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Thread: Wooden kitchen utensils - What do you use/like?

  1. #31
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    mr drinky's Avatar
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    Quote Originally Posted by EdipisReks View Post
    wooden utensils are a must if you use tinned copper pots and pans. i like berard olive wood spoons and spatulas.
    I have several different gerard utensils and love them. Get three spoons in different lengths (10", 12", and 14"). The pointed spoon might be nice too.

    With that said, I am not sure they will last a lifetime. I've snapped one making a dough, chopped one in a vitamin, and set another one on fire. I use them every time I cook.

    k.
    "There's only one thing I hate more than lying…skim milk, which is water that's lying about being milk." -- Ron Swanson

  2. #32
    now want a spurtle.......*sigh*......$$$

  3. #33
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    I would not know what to do without my wooden spoons and spatulas. I have a couple of wooden spoons that I have had for so long the spoon portion has developed a 45 degree angled tip like some spatulas.

  4. #34
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    Quote Originally Posted by mr drinky View Post
    I have several different gerard utensils and love them. Get three spoons in different lengths (10", 12", and 14"). The pointed spoon might be nice too.

    With that said, I am not sure they will last a lifetime. I've snapped one making a dough, chopped one in a vitamin, and set another one on fire. I use them every time I cook.

    k.
    Just FYI, meant 'Berard' not gerard and Vitamix not vitamin.

    Also that spurtle looks cool. I didn't see that part of the thread.

    k.
    "There's only one thing I hate more than lying…skim milk, which is water that's lying about being milk." -- Ron Swanson

  5. #35
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    @Erilyn75: thanks for posting the pics and sources. Gives me good ideas on what I want!

    This thread need more pcitures
    Here's a picture of a ladle I am very tempted to get


  6. #36
    Senior Member EdipisReks's Avatar
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    Quote Originally Posted by mr drinky View Post
    I have several different gerard utensils and love them. Get three spoons in different lengths (10", 12", and 14"). The pointed spoon might be nice too.

    With that said, I am not sure they will last a lifetime. I've snapped one making a dough, chopped one in a vitamin, and set another one on fire. I use them every time I cook.

    k.
    The flat edged/pointed spoon is what I use the most. I wouldn't rely on any wooden tool to last a life time, if it actually gets used, but they are cheap enough for it to not matter. I also use mine every time I cook, just about, and I've also set one on fire, when it slipped, un-noticed, close to a burner. I scraped off the char and still use that spoon.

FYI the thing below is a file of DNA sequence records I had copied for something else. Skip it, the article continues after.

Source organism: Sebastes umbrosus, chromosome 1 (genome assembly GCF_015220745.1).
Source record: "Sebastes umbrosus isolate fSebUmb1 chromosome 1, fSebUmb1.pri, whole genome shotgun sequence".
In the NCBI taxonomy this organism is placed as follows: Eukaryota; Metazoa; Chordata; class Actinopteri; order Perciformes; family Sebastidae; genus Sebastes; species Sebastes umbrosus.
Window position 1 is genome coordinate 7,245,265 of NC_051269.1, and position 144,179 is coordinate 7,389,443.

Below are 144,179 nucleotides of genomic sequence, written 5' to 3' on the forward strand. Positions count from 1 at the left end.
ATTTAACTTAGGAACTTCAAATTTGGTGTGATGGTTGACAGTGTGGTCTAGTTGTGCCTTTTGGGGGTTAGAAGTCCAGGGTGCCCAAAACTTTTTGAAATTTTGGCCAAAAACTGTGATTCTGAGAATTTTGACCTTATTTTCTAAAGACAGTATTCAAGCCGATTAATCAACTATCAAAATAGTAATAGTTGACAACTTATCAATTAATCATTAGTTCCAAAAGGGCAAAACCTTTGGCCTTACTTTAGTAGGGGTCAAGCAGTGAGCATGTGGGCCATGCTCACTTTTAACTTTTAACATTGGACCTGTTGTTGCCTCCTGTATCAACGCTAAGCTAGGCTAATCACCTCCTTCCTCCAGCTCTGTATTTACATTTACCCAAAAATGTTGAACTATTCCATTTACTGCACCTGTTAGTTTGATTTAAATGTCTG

7. #37
    The spurtle is pretty great. It's the most used tool in my kitchen other than my knife. I even got my little ones their very own mini spurtles so they can help in the kitchen. My 2.5 year old already uses his to help stir batters. There are 3 different makers, each differently designed. My new one should be arriving within the next few days so ill have to post a pic when I get it.

    I have quite a few only because I want to make sure I have them because you never know if the craftsman passed down his art to another to continue making them. I did the same with Nigella Lawson's mini whisks too, another favorite tool. Glad I did because you can't find them anymore.

  8. #38
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    I'm sure spurtles are efficient tools but apart from that I appreciate how gorgeous they are in a sculptural way.

    Just looked it up online and the spurtle is listed as a Scots kitchen tool dating from the 15th Century. Och aye!

  9. #39
    Huh, I've been using a (bamboo, I think) thing for a while that I really like, but have always called a spatula. It's not that different in shape from a spurtle, but it has holes in it which I suppose is so things don't stick or something, but mostly they just get clogged with food and are a pain to clean.

    Anywho, now I have two spurtles on order from that etsy link. 27.10 each isn't so bad for something hand made.

  10. #40
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    aye, spurtles are great for making oatmeal. Just remember stirring clockwise, counterclockwise invites the devil into your home. Or something of that sort. I always make some sort of joke to my chef when I take over the risotto and finish it to the plate, (we are both of scottish heritage, and he is a lefty, I'm a righty, so he stirs counterclockwise). That Berard ladle is beautiful, would match my berard spoon/spatulas nicely.

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